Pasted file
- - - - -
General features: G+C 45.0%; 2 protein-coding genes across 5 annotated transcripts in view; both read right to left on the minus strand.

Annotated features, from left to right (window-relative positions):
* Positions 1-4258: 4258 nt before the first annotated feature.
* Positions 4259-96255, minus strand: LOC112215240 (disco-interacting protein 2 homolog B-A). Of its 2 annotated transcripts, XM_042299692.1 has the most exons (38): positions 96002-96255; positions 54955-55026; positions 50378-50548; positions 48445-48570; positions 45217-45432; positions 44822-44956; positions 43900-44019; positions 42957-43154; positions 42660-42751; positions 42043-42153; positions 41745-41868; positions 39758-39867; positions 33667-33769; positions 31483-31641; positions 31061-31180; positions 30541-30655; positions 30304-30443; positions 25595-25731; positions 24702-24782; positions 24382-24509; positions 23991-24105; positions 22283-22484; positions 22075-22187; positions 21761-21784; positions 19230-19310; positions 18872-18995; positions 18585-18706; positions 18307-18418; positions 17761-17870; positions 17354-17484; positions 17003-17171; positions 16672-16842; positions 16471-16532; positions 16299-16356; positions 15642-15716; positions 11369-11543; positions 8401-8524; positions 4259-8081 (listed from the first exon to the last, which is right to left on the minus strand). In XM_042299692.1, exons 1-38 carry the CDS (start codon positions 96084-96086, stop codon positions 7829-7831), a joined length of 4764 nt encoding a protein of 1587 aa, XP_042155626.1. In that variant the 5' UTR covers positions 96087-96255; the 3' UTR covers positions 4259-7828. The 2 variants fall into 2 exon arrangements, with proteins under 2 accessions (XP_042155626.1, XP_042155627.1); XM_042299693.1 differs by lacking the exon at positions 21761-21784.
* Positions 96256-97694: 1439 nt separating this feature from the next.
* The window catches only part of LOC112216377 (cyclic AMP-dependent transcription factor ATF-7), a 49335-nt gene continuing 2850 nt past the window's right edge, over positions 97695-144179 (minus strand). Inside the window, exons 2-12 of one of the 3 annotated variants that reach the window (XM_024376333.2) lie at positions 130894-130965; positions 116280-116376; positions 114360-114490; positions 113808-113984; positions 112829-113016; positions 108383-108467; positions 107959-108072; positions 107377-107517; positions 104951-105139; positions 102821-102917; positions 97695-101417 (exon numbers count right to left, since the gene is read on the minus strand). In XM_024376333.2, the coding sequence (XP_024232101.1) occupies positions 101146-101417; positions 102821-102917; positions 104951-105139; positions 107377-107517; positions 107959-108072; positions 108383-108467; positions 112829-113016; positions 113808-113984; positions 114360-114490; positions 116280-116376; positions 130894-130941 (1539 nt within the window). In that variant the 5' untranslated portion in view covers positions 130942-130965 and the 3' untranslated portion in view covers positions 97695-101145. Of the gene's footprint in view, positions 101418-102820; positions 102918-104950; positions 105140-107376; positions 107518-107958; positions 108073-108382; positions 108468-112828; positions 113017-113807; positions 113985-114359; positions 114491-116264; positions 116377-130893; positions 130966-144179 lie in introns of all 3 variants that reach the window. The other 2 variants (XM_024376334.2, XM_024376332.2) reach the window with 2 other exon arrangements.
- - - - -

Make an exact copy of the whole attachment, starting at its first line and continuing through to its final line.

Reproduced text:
General features: G+C 45.0%; 2 protein-coding genes across 5 annotated transcripts in view; both read right to left on the minus strand.

Annotated features, from left to right (window-relative positions):
* Positions 1-4258: 4258 nt before the first annotated feature.
* Positions 4259-96255, minus strand: LOC112215240 (disco-interacting protein 2 homolog B-A). Of its 2 annotated transcripts, XM_042299692.1 has the most exons (38): positions 96002-96255; positions 54955-55026; positions 50378-50548; positions 48445-48570; positions 45217-45432; positions 44822-44956; positions 43900-44019; positions 42957-43154; positions 42660-42751; positions 42043-42153; positions 41745-41868; positions 39758-39867; positions 33667-33769; positions 31483-31641; positions 31061-31180; positions 30541-30655; positions 30304-30443; positions 25595-25731; positions 24702-24782; positions 24382-24509; positions 23991-24105; positions 22283-22484; positions 22075-22187; positions 21761-21784; positions 19230-19310; positions 18872-18995; positions 18585-18706; positions 18307-18418; positions 17761-17870; positions 17354-17484; positions 17003-17171; positions 16672-16842; positions 16471-16532; positions 16299-16356; positions 15642-15716; positions 11369-11543; positions 8401-8524; positions 4259-8081 (listed from the first exon to the last, which is right to left on the minus strand). In XM_042299692.1, exons 1-38 carry the CDS (start codon positions 96084-96086, stop codon positions 7829-7831), a joined length of 4764 nt encoding a protein of 1587 aa, XP_042155626.1. In that variant the 5' UTR covers positions 96087-96255; the 3' UTR covers positions 4259-7828. The 2 variants fall into 2 exon arrangements, with proteins under 2 accessions (XP_042155626.1, XP_042155627.1); XM_042299693.1 differs by lacking the exon at positions 21761-21784.
* Positions 96256-97694: 1439 nt separating this feature from the next.
* The window catches only part of LOC112216377 (cyclic AMP-dependent transcription factor ATF-7), a 49335-nt gene continuing 2850 nt past the window's right edge, over positions 97695-144179 (minus strand). Inside the window, exons 2-12 of one of the 3 annotated variants that reach the window (XM_024376333.2) lie at positions 130894-130965; positions 116280-116376; positions 114360-114490; positions 113808-113984; positions 112829-113016; positions 108383-108467; positions 107959-108072; positions 107377-107517; positions 104951-105139; positions 102821-102917; positions 97695-101417 (exon numbers count right to left, since the gene is read on the minus strand). In XM_024376333.2, the coding sequence (XP_024232101.1) occupies positions 101146-101417; positions 102821-102917; positions 104951-105139; positions 107377-107517; positions 107959-108072; positions 108383-108467; positions 112829-113016; positions 113808-113984; positions 114360-114490; positions 116280-116376; positions 130894-130941 (1539 nt within the window). In that variant the 5' untranslated portion in view covers positions 130942-130965 and the 3' untranslated portion in view covers positions 97695-101145. Of the gene's footprint in view, positions 101418-102820; positions 102918-104950; positions 105140-107376; positions 107518-107958; positions 108073-108382; positions 108468-112828; positions 113017-113807; positions 113985-114359; positions 114491-116264; positions 116377-130893; positions 130966-144179 lie in introns of all 3 variants that reach the window. The other 2 variants (XM_024376334.2, XM_024376332.2) reach the window with 2 other exon arrangements.